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"For every complex problem, there is a solution that is simple, neat, and wrong."---H.L. Mencken

Should the Blood Alcohol Level (BAC) be lowered from .08 to .05?

The following is the conclusion of this respected Canadian organization. At the request of the Canadian government they evaluated all of the studies from the U.S., Canada, Australia, Great Britain and Sweden. The full 121 page report is available in Adobe Acrobat format at: .

"The safety impact of lowering the BAC limit for drivers in Canada"
The Traffic Injury Research Foundation, May, 2002

Where positive results [of lowering the legal blood alcohol level (BAC)] have been reported, the studies are often flawed or the results are confounded by other factors. There is little evidence that lowering the BAC limit from 80 to 50 mg/dL will, in and of itself, result in fewer alcohol related traffic deaths.

The fact that introducing a lower BAC limit does not necessarily have a demonstrable impact on traffic safety should not be taken to suggest that statutory BAC limits have no value in efforts to control the alcohol-crash problem. Indeed, simply having and enforcing a BAC limit is an efficient and effective means of dealing with the problem. The actual numerical value of the limit may be of relatively little importance compared to the policies, programs and procedures that have been implemented to support it.

The function of a BAC limit may be to inform the public that the consumption of alcohol beyond a certain point is considered illegal and dangerous when combined with driving. The specific point at which driving after drinking crosses the line between acceptable and unacceptable behaviour may be of relatively little consequence. This is because the general public has only a very superficial understanding of the relationship between alcohol consumption and BAC particularly in terms of their own behaviour. Most do not have access to facilities to measure their own BAC and, hence, must make the decision about driving based on their own subjective assessment of the extent to which alcohol has adversely affected their ability to operate a vehicle safely. Merely knowing a limit exists and that the limit is reasonable may be sufficient to ensure that responsible citizens will attempt to comply with the law by drinking moderately and/or making alternative transportation arrangements.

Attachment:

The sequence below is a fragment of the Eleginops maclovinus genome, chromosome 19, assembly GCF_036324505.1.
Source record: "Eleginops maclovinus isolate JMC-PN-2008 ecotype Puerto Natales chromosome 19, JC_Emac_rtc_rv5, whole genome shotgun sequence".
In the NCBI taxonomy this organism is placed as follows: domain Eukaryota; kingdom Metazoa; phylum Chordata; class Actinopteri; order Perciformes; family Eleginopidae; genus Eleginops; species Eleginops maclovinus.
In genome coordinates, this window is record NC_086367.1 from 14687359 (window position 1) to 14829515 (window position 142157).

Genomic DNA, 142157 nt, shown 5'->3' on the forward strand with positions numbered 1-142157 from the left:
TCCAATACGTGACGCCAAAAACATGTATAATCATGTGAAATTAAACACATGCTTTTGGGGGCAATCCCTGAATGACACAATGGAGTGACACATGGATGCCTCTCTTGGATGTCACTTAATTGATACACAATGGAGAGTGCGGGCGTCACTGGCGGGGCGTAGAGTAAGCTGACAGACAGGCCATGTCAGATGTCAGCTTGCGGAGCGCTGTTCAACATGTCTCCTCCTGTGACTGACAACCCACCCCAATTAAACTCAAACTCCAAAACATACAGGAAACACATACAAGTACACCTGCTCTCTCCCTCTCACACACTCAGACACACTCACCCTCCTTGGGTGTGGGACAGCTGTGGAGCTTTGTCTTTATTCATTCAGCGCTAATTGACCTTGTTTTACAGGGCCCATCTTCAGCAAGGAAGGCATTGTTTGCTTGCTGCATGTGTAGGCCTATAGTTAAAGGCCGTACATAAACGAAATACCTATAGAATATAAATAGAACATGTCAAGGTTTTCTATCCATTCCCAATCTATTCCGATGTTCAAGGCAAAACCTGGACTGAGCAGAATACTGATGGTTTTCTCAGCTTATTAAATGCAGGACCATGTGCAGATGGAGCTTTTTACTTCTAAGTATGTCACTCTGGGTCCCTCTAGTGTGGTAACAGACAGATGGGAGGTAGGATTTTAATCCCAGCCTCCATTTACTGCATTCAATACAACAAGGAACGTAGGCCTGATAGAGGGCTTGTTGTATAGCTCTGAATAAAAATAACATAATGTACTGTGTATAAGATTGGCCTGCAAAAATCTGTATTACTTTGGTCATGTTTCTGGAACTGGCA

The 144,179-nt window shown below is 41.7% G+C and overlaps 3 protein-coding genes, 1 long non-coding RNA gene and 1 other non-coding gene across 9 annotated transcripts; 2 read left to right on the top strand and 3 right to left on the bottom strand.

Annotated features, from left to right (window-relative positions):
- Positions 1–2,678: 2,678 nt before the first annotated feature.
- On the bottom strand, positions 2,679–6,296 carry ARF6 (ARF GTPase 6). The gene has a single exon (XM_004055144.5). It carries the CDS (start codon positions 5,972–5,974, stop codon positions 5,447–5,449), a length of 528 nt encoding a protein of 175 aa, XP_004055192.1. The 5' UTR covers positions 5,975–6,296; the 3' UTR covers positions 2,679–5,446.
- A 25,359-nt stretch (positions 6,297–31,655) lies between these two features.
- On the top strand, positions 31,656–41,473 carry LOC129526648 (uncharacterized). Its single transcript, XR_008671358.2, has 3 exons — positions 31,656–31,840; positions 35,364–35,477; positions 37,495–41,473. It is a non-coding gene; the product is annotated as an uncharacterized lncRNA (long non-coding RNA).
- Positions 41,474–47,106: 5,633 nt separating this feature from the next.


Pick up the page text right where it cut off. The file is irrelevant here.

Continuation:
Less responsible citizens have a tendency to make very poor decisions concerning driving after drinking. They don't comply with the existing limit and are unlikely to change their behaviour in an attempt to comply with a new, lower limit. If so, a reduction in the legal BAC limit, in and of itself, would not be expected to have a substantial impact on the prevalence of impaired driving or alcohol-related crashes. In conclusion, our critical review of the evaluation literature failed to provide strong, consistent and unqualified support for lowering BAC limits. At best, the results are mixed and the methodological weaknesses in the studies question the robustness and veracity of the evidence.

The mission of the Traffic Injury Research Foundation (TIRF) is to reduce traffic-related deaths and injuries.
TIRF is a national, independent, charitable road safety institute. Since its inception in 1964, TIRF has become internationally recognized for its accomplishments in a wide range of subject areas related to identifying the causes of road crashes and developing programs and policies to effectively address them.
[Emphasis added]. Website:

"Knowledge speaks, but wisdom listens."
---Jimi Hendrix

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